What do we do with our hurt and especially our memories of hurt and pain? ‘The End of Memory’ by Miroslav Volf has been a pivotal read for my own processing, and has continued to inform how I think, share, and pray about forgiveness.
One of my favourite quotes from the book is, “being in God frees our lives from the tyranny the unalterable past exercises with the iron fist of time’s irreversibility. God does not take away our past; God gives it back to us – fragments gathered, stories reconfigured, selves truly redeemed, people forever reconciled.”
It is one thing to know that we are called to forgive, but working out how to live in forgiveness, whilst struggling with the unwelcomed pangs, flashbacks, and hurts which can resurface without warning, is often a very complex reality. Volf digs into these questions and more as he processes his own experiences of marginalisation and persecution.
Volf suffered at the hands of his persecutor, and we too, in life, collect hurts and pains, which can take on the form of a shadow in our minds, hearts, and lives – always there, even when we turn our back and try to walk away. How many times must be bend in repentance, asking that God removes the pain and the stain? Volf answers this in an unexpected way. He moves beyond simple piety and Sunday School lessons, and builds a coherent and holistic picture which includes our physical responses and the ways that the brain cycles to work through difficulties, our thought-life, emotions, and our faith. This approach fundamentally makes sense. We are wounded as embodied beings, and so our memory and so too our understanding and praxis of forgiveness need to account for the reality that we are whole beings.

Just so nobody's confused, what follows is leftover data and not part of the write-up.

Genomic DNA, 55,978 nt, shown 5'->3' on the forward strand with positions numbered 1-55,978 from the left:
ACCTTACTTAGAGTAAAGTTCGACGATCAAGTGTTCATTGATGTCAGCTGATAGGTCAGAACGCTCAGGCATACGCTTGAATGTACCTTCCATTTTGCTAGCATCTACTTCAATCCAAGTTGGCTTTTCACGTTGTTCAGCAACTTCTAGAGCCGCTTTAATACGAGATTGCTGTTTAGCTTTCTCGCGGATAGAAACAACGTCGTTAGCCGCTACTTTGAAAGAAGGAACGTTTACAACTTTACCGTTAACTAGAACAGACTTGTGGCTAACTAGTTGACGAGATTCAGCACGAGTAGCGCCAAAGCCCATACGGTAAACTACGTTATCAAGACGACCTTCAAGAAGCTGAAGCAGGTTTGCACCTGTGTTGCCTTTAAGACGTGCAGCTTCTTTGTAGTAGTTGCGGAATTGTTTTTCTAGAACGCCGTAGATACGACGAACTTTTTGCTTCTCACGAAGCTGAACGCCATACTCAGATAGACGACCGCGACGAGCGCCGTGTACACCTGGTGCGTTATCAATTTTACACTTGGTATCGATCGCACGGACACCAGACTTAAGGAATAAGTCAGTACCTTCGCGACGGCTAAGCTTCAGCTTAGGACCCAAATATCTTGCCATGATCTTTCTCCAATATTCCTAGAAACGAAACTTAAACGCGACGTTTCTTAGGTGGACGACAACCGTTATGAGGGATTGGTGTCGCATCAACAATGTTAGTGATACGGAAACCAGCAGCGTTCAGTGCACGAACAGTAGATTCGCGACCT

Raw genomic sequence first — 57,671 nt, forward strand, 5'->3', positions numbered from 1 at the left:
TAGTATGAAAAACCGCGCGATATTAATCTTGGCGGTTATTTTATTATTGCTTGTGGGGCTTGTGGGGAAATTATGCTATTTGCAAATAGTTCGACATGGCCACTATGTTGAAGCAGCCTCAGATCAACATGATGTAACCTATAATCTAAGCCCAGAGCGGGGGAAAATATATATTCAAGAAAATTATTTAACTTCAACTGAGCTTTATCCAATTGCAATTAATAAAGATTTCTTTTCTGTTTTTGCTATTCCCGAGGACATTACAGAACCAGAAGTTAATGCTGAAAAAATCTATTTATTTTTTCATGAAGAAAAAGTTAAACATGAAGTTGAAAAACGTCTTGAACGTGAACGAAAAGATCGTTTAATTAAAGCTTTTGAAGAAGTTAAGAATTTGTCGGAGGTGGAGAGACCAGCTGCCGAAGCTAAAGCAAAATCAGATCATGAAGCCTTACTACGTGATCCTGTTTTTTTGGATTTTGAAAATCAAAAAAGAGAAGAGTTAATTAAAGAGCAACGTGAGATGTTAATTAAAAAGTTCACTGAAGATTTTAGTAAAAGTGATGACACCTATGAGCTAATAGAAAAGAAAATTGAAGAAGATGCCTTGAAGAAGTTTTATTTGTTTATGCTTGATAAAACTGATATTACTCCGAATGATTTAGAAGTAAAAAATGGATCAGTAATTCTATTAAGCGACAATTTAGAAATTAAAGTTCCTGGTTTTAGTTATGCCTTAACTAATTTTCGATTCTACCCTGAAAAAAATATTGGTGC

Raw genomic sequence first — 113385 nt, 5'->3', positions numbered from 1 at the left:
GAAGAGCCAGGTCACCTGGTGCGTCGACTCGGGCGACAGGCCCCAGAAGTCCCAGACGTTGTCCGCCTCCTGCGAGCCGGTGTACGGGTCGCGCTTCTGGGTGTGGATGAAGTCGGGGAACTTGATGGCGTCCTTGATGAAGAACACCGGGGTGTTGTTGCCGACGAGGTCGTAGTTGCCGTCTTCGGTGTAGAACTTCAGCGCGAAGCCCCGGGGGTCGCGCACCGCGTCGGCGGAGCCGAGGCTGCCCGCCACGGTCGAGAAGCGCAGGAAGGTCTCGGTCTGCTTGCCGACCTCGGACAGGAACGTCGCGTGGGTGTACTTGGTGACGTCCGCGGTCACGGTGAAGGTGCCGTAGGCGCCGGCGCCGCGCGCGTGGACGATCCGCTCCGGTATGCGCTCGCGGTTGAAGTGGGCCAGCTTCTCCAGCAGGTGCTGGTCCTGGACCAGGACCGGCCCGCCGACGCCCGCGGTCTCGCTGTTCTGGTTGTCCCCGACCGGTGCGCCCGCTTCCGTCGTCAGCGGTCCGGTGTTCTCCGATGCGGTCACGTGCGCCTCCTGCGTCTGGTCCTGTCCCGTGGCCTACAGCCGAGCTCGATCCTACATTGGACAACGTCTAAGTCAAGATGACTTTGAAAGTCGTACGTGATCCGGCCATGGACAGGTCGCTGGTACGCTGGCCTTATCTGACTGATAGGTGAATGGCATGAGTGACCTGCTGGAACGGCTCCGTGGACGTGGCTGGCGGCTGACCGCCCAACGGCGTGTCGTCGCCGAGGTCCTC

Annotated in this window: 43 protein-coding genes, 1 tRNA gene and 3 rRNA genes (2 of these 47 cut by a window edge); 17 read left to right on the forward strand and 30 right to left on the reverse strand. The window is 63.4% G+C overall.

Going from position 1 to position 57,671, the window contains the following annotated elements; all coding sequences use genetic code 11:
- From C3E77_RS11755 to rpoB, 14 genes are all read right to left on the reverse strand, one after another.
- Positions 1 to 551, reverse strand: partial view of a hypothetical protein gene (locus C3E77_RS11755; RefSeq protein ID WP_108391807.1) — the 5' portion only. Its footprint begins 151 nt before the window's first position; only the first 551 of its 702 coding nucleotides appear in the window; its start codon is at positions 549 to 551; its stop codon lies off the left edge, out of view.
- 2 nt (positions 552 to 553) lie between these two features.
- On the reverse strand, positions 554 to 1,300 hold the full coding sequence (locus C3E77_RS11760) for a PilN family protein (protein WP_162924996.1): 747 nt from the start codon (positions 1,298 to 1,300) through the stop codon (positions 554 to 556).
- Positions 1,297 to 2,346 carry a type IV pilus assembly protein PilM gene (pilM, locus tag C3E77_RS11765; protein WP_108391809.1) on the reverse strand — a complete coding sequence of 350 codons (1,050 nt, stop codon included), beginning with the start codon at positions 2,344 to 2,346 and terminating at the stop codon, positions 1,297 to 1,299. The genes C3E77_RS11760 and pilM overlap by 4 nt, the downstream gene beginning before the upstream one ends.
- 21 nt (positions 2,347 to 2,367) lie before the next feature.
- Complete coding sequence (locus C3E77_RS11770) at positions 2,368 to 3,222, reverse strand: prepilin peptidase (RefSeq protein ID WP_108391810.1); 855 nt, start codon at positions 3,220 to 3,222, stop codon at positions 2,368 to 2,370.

If you want to think more deeply about walking in the way of forgiveness, we recommend this book.